I was a heroin addict for 18 years. From the age of 14 until I was 33, I was a drug addict, and alcoholic, a thief and a prostitute. In fact, if there was a law that I didn’t violate, it was not out of any set of principles or a matter of conscience. It was because it had not presented itself as a way to make money. I had abortions, I stole from my family, I habitually lied. I ignored my daughter and everyone else who loved me.

By the age of 33, I had spent about half of my life locked up in one place or another: juvenile hall, home for wayward girls, jails and prisons. During that time, I had been shot at, stabbed, abducted, beaten, and raped. I had overdosed to the point of hospitalization repeatedly, and I watched numerous friends waste away and eventually die of AIDS.

I can only thank God that He allowed me to live long enough to finally heed His call.

Usually, when people would disappear from “the scene,” it would mean either that they were dead or doing a lot of time in prison. Every now and then, someone would disappear, and word would eventually filter back that he or she had “found Jesus.”

Now, I knew very little about who Jesus Christ was, despite the fact that I was incarcerated as a teenager in a convent for about 18 months. The mass then was in Latin, and I wasn’t paying any attention anyway. I knew no bible stories. Although I knew that Jesus Christ had been crucified and even that he had risen again, I did not have even the most rudimentary understanding of why he died and arose again.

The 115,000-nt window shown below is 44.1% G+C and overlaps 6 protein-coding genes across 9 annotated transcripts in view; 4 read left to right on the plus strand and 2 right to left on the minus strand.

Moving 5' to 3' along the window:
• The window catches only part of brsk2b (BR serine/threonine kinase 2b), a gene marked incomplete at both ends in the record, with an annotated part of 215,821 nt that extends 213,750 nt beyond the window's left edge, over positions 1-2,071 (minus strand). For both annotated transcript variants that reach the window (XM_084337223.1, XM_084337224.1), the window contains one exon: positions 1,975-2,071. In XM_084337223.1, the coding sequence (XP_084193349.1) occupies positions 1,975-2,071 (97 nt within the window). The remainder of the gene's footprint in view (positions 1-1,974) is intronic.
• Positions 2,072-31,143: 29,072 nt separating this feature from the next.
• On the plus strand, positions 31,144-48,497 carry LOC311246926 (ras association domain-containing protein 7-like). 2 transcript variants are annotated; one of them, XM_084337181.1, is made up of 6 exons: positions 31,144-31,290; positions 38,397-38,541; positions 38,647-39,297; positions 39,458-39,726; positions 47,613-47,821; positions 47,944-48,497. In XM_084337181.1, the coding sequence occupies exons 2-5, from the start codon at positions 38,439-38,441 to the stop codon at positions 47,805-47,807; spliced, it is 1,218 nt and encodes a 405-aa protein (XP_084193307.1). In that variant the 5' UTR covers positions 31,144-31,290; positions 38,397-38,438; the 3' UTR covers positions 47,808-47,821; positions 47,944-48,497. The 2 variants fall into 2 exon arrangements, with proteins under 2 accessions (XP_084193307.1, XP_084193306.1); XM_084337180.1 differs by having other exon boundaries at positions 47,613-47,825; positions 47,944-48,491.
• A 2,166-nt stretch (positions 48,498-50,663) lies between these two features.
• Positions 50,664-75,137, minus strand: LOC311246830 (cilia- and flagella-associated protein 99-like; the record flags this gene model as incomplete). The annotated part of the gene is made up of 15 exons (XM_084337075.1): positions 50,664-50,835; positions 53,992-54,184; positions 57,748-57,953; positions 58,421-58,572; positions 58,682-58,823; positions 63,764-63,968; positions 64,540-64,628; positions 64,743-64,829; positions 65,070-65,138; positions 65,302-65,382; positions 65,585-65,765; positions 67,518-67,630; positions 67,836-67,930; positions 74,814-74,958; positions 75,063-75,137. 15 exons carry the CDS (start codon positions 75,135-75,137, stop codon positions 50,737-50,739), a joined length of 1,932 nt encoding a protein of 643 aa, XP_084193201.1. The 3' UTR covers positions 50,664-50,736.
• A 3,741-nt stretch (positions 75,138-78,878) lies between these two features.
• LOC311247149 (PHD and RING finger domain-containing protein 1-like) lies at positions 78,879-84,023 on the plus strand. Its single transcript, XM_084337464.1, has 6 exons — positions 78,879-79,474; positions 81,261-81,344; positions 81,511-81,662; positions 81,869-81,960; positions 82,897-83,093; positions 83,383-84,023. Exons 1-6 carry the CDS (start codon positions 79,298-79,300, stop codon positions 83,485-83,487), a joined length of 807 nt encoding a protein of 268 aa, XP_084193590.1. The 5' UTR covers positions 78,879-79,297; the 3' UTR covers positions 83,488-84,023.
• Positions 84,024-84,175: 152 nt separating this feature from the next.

I did know that He seemed to work for some people. But when I would hear so-and-so had "found Jesus" and was off the drugs and doing well, I would think to myself how lucky that person was, but amazingly, I never stopped to think "finding Jesus" could work for me too. I don't mean that I considered it and dismissed it. I mean, it never once occurred to me.

It was not until more than a decade later that I realized that this was a symptom of my hopelessness.

I contented myself with trying to remain as numb as I possibly could, just marking time until I could die. Ironically, I did not believe in heaven or hell, yet I wanted to die anyway. Yet I made cavalier comments about not knowing anyone in heaven anyway. “I want to go to hell. That’s where all the parties will be!”

Again, I thank God that He allowed me to live long enough to realize that He came to save me, a wretched sinner who desperately needed salvation, but who believed that I was too far gone to save.

Part II: Clean and Sober, But Still Lost

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